It is well-appreciated that ketones and secondary alcohols can be interconverted by appropriate reduction and oxidation52, each of which are efficient unidirectional chemical reactions. When the ketone is treated with a reducing agent, the corresponding alcohol is formed and it stays as an alcohol whether excess reductant is present or whether the reductant is removed entirely. Similarly, when the alcohol is treated with an oxidant, the corresponding ketone is formed which persists whether the oxidant is absent or present in excess.

From a computer science perspective, the ketone/alcohol system can exist in either of two stable states, depending on the input condition. If a high concentration of reductant is applied as the input, the resulting output state is the alcohol because of the reduction of any starting ketone. This input is called the set(S) input because it sets the alcohol as the output state (Out1 = 1, Out2 = 0 in Fig. 1a, b). If a high concentration of oxidant is applied as the input, the resulting output state is the ketone (Out1 = 0, Out2 = 1 in Fig. 1a, b). This input is called the reset(R) input because it returns the output state to the ketone with which we started. If no input is applied, the system maintains its previous state.

The above behaviour pattern is well-known to computer scientists as a RS flip-flop, which is the memory element in modern computers4. Indeed, we have here an all-chemical RS flip-flop, where the inputs, outputs and the device itself are all chemical species. Molecular RS flip-flops based on photochromic27, enzyme29, and DNA28 systems are known. We have pointed out that chemical oxidation and reduction of molecules can also lead to RS flip-flop action4. The truth table of a RS flip-flop annotated for our situation is shown in Fig. 1b. However, it is important to note some key differences between the electronic and chemical RS flip-flops arising from the diversity present within chemistry. The electronic version is prevented from receiving two high inputs (hence the truth table having only three rows) since it leads to an unstable output situation. The chemical version naturally avoids receiving two high inputs because it is recognized that mixing equivalent amounts of reductants and oxidants would not have a net effect on a substrate. Secondly, the two outputs of an electronic RS flip-flop are always opposite whereas the chemical case is more nuanced. Opposition is available in terms of the guest-capturing and -releasing states. Opposition is also available in terms of the ketones and the alcohols being redox-interconvertible. On the other hand, there is no natural opposition between ketones and alcohols per se or in terms of their different chemistries.

In conclusion, X-ray crystallography shows that, when π-conjugation opportunities are depleted in benzhydrol derivative 2, the phenylene units in a p-cyclophane orient essentially orthogonal to the mean macrocycle plane37. This macrocyclic cavity encapsulates benzene. When extra π-conjugation is arranged via ketone groups in benzophenone derivative 1, the phenylene groups flatten significantly into the mean macrocycle plane so that no encapsulation is possible. The aqueous solution-phase spectroscopy experiments on 4 and 3 confirm that inclusive macrocycle occupancy (by 79) is only permitted for the benzhydrol 4 with its erected phenylene walls. An all-chemical RS flip-flop feeding an INHIBIT gate is demonstrated since chemical redox inputs applied to the p-cyclophane devices 1/2 or 3/4 permit reversible all-or-none capture or release of the guests where guest occupancy is self-indicated by the fluorescence output being quenched. This augurs well for the small-scale serial integration of sequential and combinational logic devices in the context of guest capture/release applications.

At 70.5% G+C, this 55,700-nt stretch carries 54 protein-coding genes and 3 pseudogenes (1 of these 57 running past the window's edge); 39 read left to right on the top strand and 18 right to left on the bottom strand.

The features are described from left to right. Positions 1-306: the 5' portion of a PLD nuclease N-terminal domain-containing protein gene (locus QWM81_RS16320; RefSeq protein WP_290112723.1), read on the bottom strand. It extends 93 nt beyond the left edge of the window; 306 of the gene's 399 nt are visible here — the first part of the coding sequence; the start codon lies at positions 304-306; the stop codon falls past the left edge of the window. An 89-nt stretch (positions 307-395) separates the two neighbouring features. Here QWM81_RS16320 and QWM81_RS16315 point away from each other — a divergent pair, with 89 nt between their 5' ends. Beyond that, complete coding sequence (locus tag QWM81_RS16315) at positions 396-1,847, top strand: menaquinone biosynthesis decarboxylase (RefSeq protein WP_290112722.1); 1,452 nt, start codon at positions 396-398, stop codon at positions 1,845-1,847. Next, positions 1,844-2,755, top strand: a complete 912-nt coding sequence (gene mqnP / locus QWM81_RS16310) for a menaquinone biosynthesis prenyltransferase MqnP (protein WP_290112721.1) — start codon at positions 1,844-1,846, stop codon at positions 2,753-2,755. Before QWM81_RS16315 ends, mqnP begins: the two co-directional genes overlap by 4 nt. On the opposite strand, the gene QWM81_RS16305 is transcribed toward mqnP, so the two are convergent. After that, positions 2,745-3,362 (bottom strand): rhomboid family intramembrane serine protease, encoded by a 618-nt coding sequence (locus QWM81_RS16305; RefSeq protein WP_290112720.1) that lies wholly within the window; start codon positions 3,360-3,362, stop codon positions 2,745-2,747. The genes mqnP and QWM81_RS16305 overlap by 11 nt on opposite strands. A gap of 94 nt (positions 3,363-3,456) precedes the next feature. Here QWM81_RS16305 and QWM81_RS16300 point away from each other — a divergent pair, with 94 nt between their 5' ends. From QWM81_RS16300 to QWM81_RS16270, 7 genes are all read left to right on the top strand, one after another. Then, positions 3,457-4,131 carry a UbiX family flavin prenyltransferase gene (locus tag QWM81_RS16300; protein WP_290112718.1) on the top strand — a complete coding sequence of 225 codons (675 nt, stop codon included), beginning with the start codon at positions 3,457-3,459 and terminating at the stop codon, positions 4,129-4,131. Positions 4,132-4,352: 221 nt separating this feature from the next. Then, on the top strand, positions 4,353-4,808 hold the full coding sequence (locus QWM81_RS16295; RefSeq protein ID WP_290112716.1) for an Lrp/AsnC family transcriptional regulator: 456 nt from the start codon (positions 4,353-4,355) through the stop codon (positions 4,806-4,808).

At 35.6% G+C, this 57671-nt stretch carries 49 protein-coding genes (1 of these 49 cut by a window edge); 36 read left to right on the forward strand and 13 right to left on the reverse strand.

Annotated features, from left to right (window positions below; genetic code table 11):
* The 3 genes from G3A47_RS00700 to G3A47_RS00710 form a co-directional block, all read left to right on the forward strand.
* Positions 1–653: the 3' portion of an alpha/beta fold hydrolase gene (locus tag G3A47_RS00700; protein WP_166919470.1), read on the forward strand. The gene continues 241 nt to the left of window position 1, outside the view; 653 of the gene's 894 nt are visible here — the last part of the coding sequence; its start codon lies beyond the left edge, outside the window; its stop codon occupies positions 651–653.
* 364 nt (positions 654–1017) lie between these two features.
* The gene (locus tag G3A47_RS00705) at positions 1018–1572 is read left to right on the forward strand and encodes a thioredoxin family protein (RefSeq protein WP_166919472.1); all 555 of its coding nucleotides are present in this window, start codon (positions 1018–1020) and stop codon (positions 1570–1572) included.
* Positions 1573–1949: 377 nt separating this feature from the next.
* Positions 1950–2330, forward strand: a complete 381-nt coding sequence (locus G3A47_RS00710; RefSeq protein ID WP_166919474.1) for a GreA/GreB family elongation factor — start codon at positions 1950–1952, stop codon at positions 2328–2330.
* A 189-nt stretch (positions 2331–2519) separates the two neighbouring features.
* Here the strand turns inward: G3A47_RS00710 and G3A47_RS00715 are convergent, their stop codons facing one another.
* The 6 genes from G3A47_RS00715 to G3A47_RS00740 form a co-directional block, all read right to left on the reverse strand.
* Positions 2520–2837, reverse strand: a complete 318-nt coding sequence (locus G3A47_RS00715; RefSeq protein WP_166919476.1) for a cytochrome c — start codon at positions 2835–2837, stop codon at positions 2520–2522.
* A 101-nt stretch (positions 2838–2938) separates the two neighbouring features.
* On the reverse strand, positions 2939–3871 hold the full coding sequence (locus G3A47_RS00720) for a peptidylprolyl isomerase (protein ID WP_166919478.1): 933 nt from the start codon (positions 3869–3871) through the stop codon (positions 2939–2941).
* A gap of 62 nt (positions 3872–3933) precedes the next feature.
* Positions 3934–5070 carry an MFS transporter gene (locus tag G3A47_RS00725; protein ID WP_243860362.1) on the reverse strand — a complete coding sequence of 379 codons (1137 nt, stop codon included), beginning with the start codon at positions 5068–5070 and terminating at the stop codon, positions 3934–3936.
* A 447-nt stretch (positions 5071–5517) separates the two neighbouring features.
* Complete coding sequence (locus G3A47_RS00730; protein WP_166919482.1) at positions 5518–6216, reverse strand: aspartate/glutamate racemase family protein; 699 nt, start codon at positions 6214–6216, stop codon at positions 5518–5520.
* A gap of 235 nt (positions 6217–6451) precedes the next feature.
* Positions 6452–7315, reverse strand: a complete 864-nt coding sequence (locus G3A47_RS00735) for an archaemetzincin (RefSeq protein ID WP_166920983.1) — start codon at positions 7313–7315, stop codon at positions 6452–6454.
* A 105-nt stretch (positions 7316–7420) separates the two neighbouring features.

Methods

Synthesis and characterization of the molecular-logic gate arrays and their precursors

All the procedures are given in the Supplementary Methods.

X-ray crystallography of the guest-binding and guest-releasing states

Single crystals of 1 and 2 were obtained by evaporation of concentrated solutions of the compounds in benzene. Suitable crystals were selected and measured on a Rigaku Saturn724 + (2 × 2 bin mode) diffractometer. The crystals were kept at 100 K during data collection. Using Olex271, the structures were solved with the ShelXS72 structure solution programme using direct methods and refined with the ShelXL72 refinement package using least squares minimization. X-ray crystallographic data for 1 and 2, as well those for control compounds are detailed in the Supplementary Methods.

Guest-dependent fluorescence spectroscopy of the dialcohol cyclophane

Fluorescence spectroscopic data obtained on a Perkin-Elmer LS55 spectrometer running FLWinlab software for 4 as a function of added guest are detailed in the Supplementary Methods.

Data availability

The authors declare that the data supporting the findings of this study are available within the Article and its Supplementary Information files. The X-ray crystallographic coordinates for structures 1 and 2 reported in this study have been deposited at the Cambridge Crystallographic Data Centre (CCDC), under deposition numbers 1875556–1875557. These data can be obtained free of charge from The Cambridge Crystallographic Data Centre via www.ccdc.cam.ac.uk/data_request/cif.

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Acknowledgements

We thank the Department of Education and Learning of Northern Ireland, Engineering and Physical Sciences Research Council of UK, China Scholarship Council, Queen’s University Belfast, Dr. A.P. Doherty, Dr. W.D.J.A. Norbert, C. Kelly, Z.Q. Chen and L.F. Gui for support and help. In Memoriam Professor John McGarvey, Professor Ken Seddon and Dr. Sergiy Shekhtman.

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H.Q.N.G. designed the synthesis. B.D., T.S.M., A.J.M.H., C.Y.Y., B.S. and H.Q.N.G. contributed to the synthesis, optimization and characterization. B.D., A.A.-A., J.F.M. and P.N. carried out the X-ray crystallography. B.D., T.S.M. and A.J.M.H. conducted binding studies and analyzed data. C.Y.Y. assisted during the revision. A.P.deS. planned the research, analyzed data and wrote the manuscript.

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Correspondence to A. Prasanna de Silva.

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Daly, B., Moody, T.S., Huxley, A.J.M. et al. Molecular memory with downstream logic processing exemplified by switchable and self-indicating guest capture and release. Nat Commun 10, 49 (2019). https://doi.org/10.1038/s41467-018-07902-7